Councils urged on food waste collections; Plastics recycler rebrands; Waste food cafe re-opens; Recolight gets WEEE scheme boost
Councils urged to keep food waste collections
Local authorities have been urged to drive up capture rates from food collections to save money rather than dropping the service, by an anaerobic digestion (AD) company.
Tamar Energy chief executive Dean Hislop said authorities should focus on raising households’ awareness to cause uplift in collection rates and lower waste disposal charges.
He expressed concern that some councils were considering dropping food collections to save money.
Hislop (pictured) said: “The UK’s AD industry has delivered the necessary capacity; it needs to be matched by local and national government on collection rates.”
Plastics recycler rebrands
Recycled PET manufacturer ECOPlastics Recycling Ltd has changed its name to Evolve Polymers, as of 12 February.
The Lincolnshire-based company was bought by investment firm Aurelius in December 2014 and has since changed its procurement strategy and restructured its operations.
In the past year, the business has changed its focus from the recycling of mixed plastics to procurement of high quality pre-sorted PET bales and production of high grade PET pellets.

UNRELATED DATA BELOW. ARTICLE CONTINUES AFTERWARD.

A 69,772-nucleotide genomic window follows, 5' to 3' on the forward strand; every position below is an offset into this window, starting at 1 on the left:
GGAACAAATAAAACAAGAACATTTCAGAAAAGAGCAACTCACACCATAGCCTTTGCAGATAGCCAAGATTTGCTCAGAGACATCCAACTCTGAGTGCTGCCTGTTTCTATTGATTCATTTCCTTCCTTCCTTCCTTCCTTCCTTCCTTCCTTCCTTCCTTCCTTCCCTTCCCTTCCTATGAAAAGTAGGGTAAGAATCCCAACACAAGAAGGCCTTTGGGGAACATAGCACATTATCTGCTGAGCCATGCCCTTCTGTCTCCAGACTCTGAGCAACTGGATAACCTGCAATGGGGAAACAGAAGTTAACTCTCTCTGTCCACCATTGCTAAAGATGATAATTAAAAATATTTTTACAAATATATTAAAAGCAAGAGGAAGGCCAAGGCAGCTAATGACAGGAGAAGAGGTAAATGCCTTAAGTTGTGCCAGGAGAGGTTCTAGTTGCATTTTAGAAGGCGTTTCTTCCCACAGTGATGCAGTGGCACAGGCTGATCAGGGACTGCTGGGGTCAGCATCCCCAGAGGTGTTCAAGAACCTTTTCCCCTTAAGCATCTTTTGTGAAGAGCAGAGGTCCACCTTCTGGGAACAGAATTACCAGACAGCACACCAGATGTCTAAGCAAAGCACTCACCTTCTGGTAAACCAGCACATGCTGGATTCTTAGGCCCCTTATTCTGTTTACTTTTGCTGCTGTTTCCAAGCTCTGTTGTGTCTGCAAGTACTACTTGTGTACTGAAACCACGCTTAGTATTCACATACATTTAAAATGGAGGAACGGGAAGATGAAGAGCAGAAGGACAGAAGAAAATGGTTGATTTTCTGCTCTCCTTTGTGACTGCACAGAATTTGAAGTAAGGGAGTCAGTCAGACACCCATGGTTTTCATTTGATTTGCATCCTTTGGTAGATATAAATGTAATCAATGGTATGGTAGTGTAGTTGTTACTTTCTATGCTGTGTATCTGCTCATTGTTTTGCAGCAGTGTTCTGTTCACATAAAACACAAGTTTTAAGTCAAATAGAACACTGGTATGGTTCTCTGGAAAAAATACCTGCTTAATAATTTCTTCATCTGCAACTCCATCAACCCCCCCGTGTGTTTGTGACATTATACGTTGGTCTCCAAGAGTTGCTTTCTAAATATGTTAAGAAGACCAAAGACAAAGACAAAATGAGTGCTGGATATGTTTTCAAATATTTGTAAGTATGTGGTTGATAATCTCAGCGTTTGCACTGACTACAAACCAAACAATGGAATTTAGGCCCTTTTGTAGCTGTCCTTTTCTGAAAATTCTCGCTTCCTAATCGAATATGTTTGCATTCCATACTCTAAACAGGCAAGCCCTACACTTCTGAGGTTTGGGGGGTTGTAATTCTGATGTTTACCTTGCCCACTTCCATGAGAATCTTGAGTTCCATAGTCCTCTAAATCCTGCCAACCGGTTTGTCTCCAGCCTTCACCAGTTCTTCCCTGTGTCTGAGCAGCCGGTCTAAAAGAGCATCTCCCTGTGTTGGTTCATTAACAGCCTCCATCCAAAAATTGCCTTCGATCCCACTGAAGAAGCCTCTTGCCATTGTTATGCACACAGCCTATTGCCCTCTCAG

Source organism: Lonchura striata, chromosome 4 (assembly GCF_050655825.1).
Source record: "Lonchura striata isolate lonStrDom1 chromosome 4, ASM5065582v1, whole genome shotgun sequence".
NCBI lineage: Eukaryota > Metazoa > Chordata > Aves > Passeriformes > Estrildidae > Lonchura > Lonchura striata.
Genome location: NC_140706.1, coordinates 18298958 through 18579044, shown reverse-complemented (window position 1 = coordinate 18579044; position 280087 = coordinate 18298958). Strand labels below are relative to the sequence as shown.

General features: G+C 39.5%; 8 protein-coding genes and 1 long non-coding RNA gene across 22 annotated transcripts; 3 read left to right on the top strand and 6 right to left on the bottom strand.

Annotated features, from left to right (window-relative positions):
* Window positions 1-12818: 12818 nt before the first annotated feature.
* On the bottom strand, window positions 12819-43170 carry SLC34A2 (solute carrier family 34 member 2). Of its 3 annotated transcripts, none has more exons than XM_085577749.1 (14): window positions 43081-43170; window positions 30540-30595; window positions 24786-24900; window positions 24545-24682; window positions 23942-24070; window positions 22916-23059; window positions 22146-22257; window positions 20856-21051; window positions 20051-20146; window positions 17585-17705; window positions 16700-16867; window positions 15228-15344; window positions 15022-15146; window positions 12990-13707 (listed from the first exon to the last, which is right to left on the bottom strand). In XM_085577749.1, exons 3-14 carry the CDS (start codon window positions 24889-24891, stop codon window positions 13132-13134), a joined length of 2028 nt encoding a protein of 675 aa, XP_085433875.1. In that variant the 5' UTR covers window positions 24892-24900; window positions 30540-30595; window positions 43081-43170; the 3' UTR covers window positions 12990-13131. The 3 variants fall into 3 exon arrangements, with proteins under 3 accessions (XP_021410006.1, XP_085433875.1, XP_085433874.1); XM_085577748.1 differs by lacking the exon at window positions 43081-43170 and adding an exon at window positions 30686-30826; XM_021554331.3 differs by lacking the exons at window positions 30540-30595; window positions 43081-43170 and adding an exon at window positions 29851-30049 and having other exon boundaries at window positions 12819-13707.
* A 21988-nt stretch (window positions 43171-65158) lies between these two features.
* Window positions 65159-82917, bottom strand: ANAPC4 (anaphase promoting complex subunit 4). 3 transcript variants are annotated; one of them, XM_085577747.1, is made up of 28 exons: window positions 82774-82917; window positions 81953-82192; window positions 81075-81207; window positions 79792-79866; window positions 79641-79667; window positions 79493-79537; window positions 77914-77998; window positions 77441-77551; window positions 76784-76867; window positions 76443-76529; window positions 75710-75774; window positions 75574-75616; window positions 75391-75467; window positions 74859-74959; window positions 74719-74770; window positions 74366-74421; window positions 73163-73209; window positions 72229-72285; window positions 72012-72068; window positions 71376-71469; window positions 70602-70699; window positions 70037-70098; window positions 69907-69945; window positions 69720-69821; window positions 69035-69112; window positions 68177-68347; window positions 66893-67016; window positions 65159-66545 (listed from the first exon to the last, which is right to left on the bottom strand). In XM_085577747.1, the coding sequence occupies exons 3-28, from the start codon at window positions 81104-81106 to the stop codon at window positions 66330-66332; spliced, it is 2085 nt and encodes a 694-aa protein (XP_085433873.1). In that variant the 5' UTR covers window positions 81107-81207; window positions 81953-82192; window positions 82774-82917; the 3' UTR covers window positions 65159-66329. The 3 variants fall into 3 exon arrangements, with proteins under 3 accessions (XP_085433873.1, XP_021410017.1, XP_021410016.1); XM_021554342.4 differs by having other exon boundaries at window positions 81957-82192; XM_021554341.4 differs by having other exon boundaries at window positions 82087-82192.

It also manufactures washed PET, PP and PE flakes.
Waste food cafe re-opens
A café in Liverpool that uses waste food will reopen this weekend.
Gabby Holmes and Natalie Crean, created The Real Junk Food Project, launched on the corner of Everton Brow last summer.
The UK’s first cafe of this kind was opened in Leeds by Adam Smith - the man who inspired Gabby to set up the same business concept.
Recolight gets WEEE scheme boost
Recolight has announced that its WEEE compliance scheme membership increased more than for any other UK scheme during 2015.
Its analysis of Environment Agency data released this week showed the firm had a net growth of 23 producers last year.
That is the company’s biggest annual increase since the scheme began in 2007.